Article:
Maryland father finds his son after 35 years
After many false starts, DNA test leads to reunion
After DNA tests indicated Kevin Callaghan of Philadelphia, left, is the son of Timonium businessman Ron Ryba, the two met for the first time the week of Fathers' Day. (Courtesy of Ron Ryba, BALTIMORE SUN / June 17, 2011)
The Timonium businessman said he and his newfound son, Kevin Callaghan of Philadelphia, were nervous at first. But that didn't last long. "He gave me a big hug, and told me he was happy to see me," Ryba said. "We had a couple of cheeseburgers, and shared our first beer together."
"Finally, we asked the bartender to take our pictures, and she said, 'You know, you two look alike.' So we both started laughing."
The hard-won reunion came after years of searches, heartbreak and false leads. Ryba's adoption agency, Catholic Charities of Trenton, N.J., had "reunited" him with another man in 2004. But four years later they learned through DNA tests that they weren't related. Before Ryba's quest ended, there would be an investigation by New Jersey authorities, leaked names and two more DNA tests.
But the last tests proved that Callaghan, a 35-year-old accountant, is the child that Ryba, 53, and Kathy Butler of New Jersey turned over for adoption.
"I'm happy and excited," Callaghan said earlier this week via email. "This happened very quickly for me, so I didn't have time to develop a lot of expectations. … I feel it's the start of a relationship, and you can't predict how it will turn out, but it's very positive so far. I'm happy Ron can stop his search."
Ryba's long separation from his son, and his dogged quest to find him again, began with the baby's birth on Nov. 25, 1975.
Ryba was a high school football player; Butler was a cheerleader. Unprepared to provide a home and a secure future for their baby, they gave him up for adoption.
While Ryba knew it was the right thing to do, he was heartsick. He couldn't even bring himself to look at the infant. But he wanted his son to know he was born and given up out of love. He took comfort in the adoption agency's promise to reach out and mediate a reunion, if the boy agreed, once he was grown.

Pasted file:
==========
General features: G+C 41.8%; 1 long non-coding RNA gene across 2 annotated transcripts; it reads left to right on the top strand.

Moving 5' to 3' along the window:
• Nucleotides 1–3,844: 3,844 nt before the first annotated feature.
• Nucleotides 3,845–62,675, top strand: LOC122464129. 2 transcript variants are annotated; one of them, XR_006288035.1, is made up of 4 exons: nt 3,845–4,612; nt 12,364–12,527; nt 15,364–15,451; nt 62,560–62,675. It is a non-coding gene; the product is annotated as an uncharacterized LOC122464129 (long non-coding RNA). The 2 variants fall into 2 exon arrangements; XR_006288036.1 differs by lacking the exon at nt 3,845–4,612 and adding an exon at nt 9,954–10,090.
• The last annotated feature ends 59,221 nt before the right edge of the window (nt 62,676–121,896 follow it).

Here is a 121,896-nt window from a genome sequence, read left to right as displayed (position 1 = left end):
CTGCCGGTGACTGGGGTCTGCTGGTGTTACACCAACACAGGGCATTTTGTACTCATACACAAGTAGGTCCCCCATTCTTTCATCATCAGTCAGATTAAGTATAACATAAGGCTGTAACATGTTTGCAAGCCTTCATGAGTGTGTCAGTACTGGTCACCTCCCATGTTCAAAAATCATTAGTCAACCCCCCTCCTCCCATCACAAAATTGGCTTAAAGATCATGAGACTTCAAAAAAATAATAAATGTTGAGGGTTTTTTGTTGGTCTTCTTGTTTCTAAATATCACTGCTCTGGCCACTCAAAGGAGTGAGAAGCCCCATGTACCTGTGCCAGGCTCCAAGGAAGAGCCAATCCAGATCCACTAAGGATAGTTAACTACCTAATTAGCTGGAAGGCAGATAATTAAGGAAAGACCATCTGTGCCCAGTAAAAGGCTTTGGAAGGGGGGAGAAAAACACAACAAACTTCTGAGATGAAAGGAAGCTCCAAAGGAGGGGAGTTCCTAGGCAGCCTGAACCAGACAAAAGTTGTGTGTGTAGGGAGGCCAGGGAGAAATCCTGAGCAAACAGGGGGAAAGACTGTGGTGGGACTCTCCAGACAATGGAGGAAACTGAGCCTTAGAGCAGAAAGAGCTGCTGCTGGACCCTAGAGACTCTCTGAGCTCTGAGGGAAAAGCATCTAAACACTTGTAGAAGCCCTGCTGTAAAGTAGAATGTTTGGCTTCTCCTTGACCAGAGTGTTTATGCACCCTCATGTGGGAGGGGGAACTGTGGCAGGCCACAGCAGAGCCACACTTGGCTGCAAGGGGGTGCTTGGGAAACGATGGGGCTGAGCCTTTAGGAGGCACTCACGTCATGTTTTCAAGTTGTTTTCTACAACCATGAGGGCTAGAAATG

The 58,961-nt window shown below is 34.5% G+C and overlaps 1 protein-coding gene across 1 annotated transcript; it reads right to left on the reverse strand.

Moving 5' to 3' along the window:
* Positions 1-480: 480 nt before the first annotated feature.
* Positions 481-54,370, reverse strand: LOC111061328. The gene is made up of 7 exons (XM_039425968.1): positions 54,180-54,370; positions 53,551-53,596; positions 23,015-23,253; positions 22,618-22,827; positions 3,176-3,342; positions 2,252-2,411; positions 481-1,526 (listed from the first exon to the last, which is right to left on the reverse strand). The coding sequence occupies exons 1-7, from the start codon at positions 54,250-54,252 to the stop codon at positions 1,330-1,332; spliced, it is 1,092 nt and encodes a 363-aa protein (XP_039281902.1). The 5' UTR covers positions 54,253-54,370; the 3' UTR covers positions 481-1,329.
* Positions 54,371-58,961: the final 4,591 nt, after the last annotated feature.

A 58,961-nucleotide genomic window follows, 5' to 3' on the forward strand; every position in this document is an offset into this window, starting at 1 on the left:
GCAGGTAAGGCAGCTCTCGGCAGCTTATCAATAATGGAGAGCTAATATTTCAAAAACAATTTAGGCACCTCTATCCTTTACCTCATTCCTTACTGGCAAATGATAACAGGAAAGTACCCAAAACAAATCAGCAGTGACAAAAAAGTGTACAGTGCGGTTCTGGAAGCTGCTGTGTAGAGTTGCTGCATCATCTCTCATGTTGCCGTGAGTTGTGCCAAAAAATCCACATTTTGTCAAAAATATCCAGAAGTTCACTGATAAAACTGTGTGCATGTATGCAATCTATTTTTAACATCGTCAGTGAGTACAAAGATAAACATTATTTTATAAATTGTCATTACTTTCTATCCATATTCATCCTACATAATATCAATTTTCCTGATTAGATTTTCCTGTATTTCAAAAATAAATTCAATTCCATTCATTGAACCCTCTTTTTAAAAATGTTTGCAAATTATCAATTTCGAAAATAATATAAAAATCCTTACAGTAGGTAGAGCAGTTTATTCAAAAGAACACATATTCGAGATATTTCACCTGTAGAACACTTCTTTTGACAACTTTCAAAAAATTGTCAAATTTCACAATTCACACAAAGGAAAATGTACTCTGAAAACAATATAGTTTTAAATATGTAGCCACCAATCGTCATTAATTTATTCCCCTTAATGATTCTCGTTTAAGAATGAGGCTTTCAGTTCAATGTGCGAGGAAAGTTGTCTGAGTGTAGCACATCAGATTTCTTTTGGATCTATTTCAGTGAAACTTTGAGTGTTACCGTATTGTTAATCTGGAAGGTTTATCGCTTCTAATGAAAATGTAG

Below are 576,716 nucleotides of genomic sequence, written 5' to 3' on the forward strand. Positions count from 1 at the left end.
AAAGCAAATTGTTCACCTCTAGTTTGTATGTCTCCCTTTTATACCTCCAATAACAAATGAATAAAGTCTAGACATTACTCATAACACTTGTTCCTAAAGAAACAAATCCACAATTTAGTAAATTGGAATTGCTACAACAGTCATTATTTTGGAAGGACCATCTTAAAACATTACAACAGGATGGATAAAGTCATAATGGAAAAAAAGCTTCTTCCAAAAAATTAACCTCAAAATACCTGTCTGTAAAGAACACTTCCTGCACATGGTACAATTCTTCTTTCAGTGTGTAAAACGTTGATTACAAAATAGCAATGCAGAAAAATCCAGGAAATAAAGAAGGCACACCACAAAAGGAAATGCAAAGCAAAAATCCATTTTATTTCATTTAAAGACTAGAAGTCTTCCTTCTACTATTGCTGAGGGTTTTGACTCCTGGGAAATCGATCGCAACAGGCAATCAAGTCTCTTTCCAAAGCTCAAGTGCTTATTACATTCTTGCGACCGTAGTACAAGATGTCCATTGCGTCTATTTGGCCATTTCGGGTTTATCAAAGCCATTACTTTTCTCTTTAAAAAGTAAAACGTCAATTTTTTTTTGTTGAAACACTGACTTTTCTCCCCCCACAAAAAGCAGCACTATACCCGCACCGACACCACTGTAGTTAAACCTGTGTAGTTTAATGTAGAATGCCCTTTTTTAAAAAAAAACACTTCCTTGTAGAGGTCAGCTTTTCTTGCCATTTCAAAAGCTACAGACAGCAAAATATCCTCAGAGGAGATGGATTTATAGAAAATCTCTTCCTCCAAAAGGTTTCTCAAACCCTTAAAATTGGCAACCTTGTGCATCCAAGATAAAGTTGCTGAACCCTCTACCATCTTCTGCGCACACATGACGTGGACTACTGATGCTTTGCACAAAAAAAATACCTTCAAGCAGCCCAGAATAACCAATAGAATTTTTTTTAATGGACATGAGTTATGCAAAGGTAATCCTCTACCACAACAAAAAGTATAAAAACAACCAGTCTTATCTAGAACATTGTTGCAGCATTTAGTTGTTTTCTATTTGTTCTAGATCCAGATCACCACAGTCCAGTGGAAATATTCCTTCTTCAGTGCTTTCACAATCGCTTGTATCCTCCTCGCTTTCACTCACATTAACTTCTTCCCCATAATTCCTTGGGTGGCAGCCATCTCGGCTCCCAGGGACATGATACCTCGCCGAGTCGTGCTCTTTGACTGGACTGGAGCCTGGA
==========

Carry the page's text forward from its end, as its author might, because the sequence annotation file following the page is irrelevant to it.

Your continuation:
The decades went by. Ryba and Butler split up. He went on to college in New Jersey and in 1982 moved to Maryland, where he now owns a company that designs and manufactures military uniforms. He married and had another son, by coincidence also named Kevin.
In 2004, Catholic Charities fulfilled its promise. Caseworkers told Ryba they had contacted his first son, Philip Bloete, then 28, and he had agreed to a reunion.
They met in Philadelphia, at a Phillies baseball game. It was a warm, if awkward meeting. Neither man saw much physical resemblance in the other. Ryba is blond, stands 5 feet 8 inches tall, and weighs 175 pounds. Bloete is dark, 6 feet 4 and 240 pounds.
But they and Butler grew close, sharing their time, family stories and photos. In time, when Ryba began to prepare a will to include Phil, his attorney suggested a DNA test. Phil agreed.
To their dismay, the DNA proved they were not related.
Ryba asked Catholic Charities to search its records, find its mistake, his real son and Bloete's origins. But the agency declined, insisting that federal health care privacy laws barred it. A New Jersey judge agreed.
In 2010, Ryba took his pleas directly to New Jersey's attorney general, who asked the Department of Children and Families, which licenses adoption agencies, to look into the records of the adoption.
After a six-month investigation, the department reported its findings, and gave Ryba a copy. It describes a confused process, but contains no information identifying any of the baby boys.
Lauren Kidd, a spokeswoman for the department, said that under New Jersey law, only "non-identifying information from those records can be disclosed to adult adoptees, birth, foster or adoptive parents."
In their report, the investigators said they found that Ryba's son was one of six similarly aged boys placed at St. Elizabeth's, the Catholic maternity home and nursery in Yardville, N.J., at around the same time in late 1975. They identified two who appeared to be Ryba's son and Bloete, and quoted a former Catholic Charities social worker who said "it was not impossible for the children to have been mixed up."